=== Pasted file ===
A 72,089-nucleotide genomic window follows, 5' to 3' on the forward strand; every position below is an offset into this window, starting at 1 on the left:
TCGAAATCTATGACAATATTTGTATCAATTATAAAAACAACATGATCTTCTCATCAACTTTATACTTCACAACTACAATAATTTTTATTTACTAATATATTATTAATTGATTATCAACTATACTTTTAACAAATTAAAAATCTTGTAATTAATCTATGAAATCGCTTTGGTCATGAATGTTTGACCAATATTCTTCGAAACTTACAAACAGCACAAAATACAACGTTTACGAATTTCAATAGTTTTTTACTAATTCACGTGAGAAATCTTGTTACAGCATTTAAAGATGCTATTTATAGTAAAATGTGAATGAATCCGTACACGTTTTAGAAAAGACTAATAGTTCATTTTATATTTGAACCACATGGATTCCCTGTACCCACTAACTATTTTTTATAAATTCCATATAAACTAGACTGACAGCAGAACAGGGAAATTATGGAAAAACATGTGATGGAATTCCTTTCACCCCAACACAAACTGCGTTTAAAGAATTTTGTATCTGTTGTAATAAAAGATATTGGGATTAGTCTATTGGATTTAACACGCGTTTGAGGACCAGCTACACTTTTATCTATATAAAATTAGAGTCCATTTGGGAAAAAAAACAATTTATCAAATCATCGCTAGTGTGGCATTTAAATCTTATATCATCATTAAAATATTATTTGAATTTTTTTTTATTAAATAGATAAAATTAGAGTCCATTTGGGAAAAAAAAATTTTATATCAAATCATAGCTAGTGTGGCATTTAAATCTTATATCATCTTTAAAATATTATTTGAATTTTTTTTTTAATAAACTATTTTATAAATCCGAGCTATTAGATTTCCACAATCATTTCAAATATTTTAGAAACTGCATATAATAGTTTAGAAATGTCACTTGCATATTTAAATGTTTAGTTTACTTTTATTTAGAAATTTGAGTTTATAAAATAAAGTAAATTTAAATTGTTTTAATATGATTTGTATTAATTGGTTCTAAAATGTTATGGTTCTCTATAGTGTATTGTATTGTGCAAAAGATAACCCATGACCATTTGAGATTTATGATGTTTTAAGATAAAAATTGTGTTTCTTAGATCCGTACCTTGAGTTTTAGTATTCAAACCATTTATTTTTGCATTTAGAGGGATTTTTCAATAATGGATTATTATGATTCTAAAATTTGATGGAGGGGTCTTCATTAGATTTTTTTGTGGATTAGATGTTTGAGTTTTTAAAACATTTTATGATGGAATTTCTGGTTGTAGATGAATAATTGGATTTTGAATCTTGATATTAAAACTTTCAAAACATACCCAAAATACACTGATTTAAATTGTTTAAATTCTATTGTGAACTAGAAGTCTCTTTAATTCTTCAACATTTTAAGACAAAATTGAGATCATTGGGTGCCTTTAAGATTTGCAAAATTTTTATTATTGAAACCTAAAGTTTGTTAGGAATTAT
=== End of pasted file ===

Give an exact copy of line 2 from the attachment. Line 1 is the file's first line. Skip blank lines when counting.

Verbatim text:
TCGAAATCTATGACAATATTTGTATCAATTATAAAAACAACATGATCTTCTCATCAACTTTATACTTCACAACTACAATAATTTTTATTTACTAATATATTATTAATTGATTATCAACTATACTTTTAACAAATTAAAAATCTTGTAATTAATCTATGAAATCGCTTTGGTCATGAATGTTTGACCAATATTCTTCGAAACTTACAAACAGCACAAAATACAACGTTTACGAATTTCAATAGTTTTTTACTAATTCACGTGAGAAATCTTGTTACAGCATTTAAAGATGCTATTTATAGTAAAATGTGAATGAATCCGTACACGTTTTAGAAAAGACTAATAGTTCATTTTATATTTGAACCACATGGATTCCCTGTACCCACTAACTATTTTTTATAAATTCCATATAAACTAGACTGACAGCAGAACAGGGAAATTATGGAAAAACATGTGATGGAATTCCTTTCACCCCAACACAAACTGCGTTTAAAGAATTTTGTATCTGTTGTAATAAAAGATATTGGGATTAGTCTATTGGATTTAACACGCGTTTGAGGACCAGCTACACTTTTATCTATATAAAATTAGAGTCCATTTGGGAAAAAAAACAATTTATCAAATCATCGCTAGTGTGGCATTTAAATCTTATATCATCATTAAAATATTATTTGAATTTTTTTTTATTAAATAGATAAAATTAGAGTCCATTTGGGAAAAAAAAATTTTATATCAAATCATAGCTAGTGTGGCATTTAAATCTTATATCATCTTTAAAATATTATTTGAATTTTTTTTTTAATAAACTATTTTATAAATCCGAGCTATTAGATTTCCACAATCATTTCAAATATTTTAGAAACTGCATATAATAGTTTAGAAATGTCACTTGCATATTTAAATGTTTAGTTTACTTTTATTTAGAAATTTGAGTTTATAAAATAAAGTAAATTTAAATTGTTTTAATATGATTTGTATTAATTGGTTCTAAAATGTTATGGTTCTCTATAGTGTATTGTATTGTGCAAAAGATAACCCATGACCATTTGAGATTTATGATGTTTTAAGATAAAAATTGTGTTTCTTAGATCCGTACCTTGAGTTTTAGTATTCAAACCATTTATTTTTGCATTTAGAGGGATTTTTCAATAATGGATTATTATGATTCTAAAATTTGATGGAGGGGTCTTCATTAGATTTTTTTGTGGATTAGATGTTTGAGTTTTTAAAACATTTTATGATGGAATTTCTGGTTGTAGATGAATAATTGGATTTTGAATCTTGATATTAAAACTTTCAAAACATACCCAAAATACACTGATTTAAATTGTTTAAATTCTATTGTGAACTAGAAGTCTCTTTAATTCTTCAACATTTTAAGACAAAATTGAGATCATTGGGTGCCTTTAAGATTTGCAAAATTTTTATTATTGAAACCTAAAGTTTGTTAGGAATTAT